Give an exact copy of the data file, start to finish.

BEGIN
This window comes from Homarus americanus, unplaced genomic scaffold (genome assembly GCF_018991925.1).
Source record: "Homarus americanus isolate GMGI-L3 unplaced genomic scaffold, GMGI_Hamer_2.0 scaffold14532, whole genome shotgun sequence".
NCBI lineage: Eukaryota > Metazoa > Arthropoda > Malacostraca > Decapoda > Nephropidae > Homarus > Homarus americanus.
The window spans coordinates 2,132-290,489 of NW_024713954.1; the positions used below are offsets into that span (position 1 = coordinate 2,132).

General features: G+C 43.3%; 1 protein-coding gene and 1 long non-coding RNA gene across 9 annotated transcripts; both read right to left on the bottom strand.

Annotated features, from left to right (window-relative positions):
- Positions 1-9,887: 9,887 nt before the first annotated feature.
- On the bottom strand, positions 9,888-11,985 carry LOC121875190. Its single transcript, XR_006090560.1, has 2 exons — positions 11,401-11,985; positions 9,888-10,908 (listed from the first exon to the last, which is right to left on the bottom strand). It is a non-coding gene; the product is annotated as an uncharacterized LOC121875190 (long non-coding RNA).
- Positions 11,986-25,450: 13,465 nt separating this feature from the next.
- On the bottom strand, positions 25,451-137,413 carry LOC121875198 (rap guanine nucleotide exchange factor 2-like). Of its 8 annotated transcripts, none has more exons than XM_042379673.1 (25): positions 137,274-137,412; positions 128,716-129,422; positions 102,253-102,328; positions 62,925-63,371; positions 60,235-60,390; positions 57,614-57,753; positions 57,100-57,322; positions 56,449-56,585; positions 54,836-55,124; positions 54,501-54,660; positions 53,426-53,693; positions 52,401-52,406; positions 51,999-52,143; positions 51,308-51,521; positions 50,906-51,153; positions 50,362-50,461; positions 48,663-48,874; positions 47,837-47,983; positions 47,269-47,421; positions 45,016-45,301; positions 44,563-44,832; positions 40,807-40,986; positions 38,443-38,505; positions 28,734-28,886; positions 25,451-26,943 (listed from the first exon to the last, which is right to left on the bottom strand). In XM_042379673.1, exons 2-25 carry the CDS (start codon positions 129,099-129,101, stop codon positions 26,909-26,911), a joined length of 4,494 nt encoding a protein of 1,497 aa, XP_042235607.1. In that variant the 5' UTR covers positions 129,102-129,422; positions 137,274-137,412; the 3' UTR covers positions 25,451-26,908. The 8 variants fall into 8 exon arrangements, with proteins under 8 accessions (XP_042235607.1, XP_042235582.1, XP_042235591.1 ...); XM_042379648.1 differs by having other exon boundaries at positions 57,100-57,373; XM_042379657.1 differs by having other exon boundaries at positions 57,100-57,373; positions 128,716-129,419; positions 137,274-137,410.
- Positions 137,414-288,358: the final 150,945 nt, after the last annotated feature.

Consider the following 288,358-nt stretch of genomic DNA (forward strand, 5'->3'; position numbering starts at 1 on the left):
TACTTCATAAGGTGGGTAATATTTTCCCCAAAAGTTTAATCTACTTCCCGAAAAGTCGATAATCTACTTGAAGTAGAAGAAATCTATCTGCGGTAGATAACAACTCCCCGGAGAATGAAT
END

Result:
This window comes from Homarus americanus, unplaced genomic scaffold (genome assembly GCF_018991925.1).
Source record: "Homarus americanus isolate GMGI-L3 unplaced genomic scaffold, GMGI_Hamer_2.0 scaffold14532, whole genome shotgun sequence".
NCBI lineage: Eukaryota > Metazoa > Arthropoda > Malacostraca > Decapoda > Nephropidae > Homarus > Homarus americanus.
The window spans coordinates 2,132-290,489 of NW_024713954.1; the positions used below are offsets into that span (position 1 = coordinate 2,132).

General features: G+C 43.3%; 1 protein-coding gene and 1 long non-coding RNA gene across 9 annotated transcripts; both read right to left on the bottom strand.

Annotated features, from left to right (window-relative positions):
- Positions 1-9,887: 9,887 nt before the first annotated feature.
- On the bottom strand, positions 9,888-11,985 carry LOC121875190. Its single transcript, XR_006090560.1, has 2 exons — positions 11,401-11,985; positions 9,888-10,908 (listed from the first exon to the last, which is right to left on the bottom strand). It is a non-coding gene; the product is annotated as an uncharacterized LOC121875190 (long non-coding RNA).
- Positions 11,986-25,450: 13,465 nt separating this feature from the next.
- On the bottom strand, positions 25,451-137,413 carry LOC121875198 (rap guanine nucleotide exchange factor 2-like). Of its 8 annotated transcripts, none has more exons than XM_042379673.1 (25): positions 137,274-137,412; positions 128,716-129,422; positions 102,253-102,328; positions 62,925-63,371; positions 60,235-60,390; positions 57,614-57,753; positions 57,100-57,322; positions 56,449-56,585; positions 54,836-55,124; positions 54,501-54,660; positions 53,426-53,693; positions 52,401-52,406; positions 51,999-52,143; positions 51,308-51,521; positions 50,906-51,153; positions 50,362-50,461; positions 48,663-48,874; positions 47,837-47,983; positions 47,269-47,421; positions 45,016-45,301; positions 44,563-44,832; positions 40,807-40,986; positions 38,443-38,505; positions 28,734-28,886; positions 25,451-26,943 (listed from the first exon to the last, which is right to left on the bottom strand). In XM_042379673.1, exons 2-25 carry the CDS (start codon positions 129,099-129,101, stop codon positions 26,909-26,911), a joined length of 4,494 nt encoding a protein of 1,497 aa, XP_042235607.1. In that variant the 5' UTR covers positions 129,102-129,422; positions 137,274-137,412; the 3' UTR covers positions 25,451-26,908. The 8 variants fall into 8 exon arrangements, with proteins under 8 accessions (XP_042235607.1, XP_042235582.1, XP_042235591.1 ...); XM_042379648.1 differs by having other exon boundaries at positions 57,100-57,373; XM_042379657.1 differs by having other exon boundaries at positions 57,100-57,373; positions 128,716-129,419; positions 137,274-137,410.
- Positions 137,414-288,358: the final 150,945 nt, after the last annotated feature.

Consider the following 288,358-nt stretch of genomic DNA (forward strand, 5'->3'; position numbering starts at 1 on the left):
TACTTCATAAGGTGGGTAATATTTTCCCCAAAAGTTTAATCTACTTCCCGAAAAGTCGATAATCTACTTGAAGTAGAAGAAATCTATCTGCGGTAGATAACAACTCCCCGGAGAATGAAT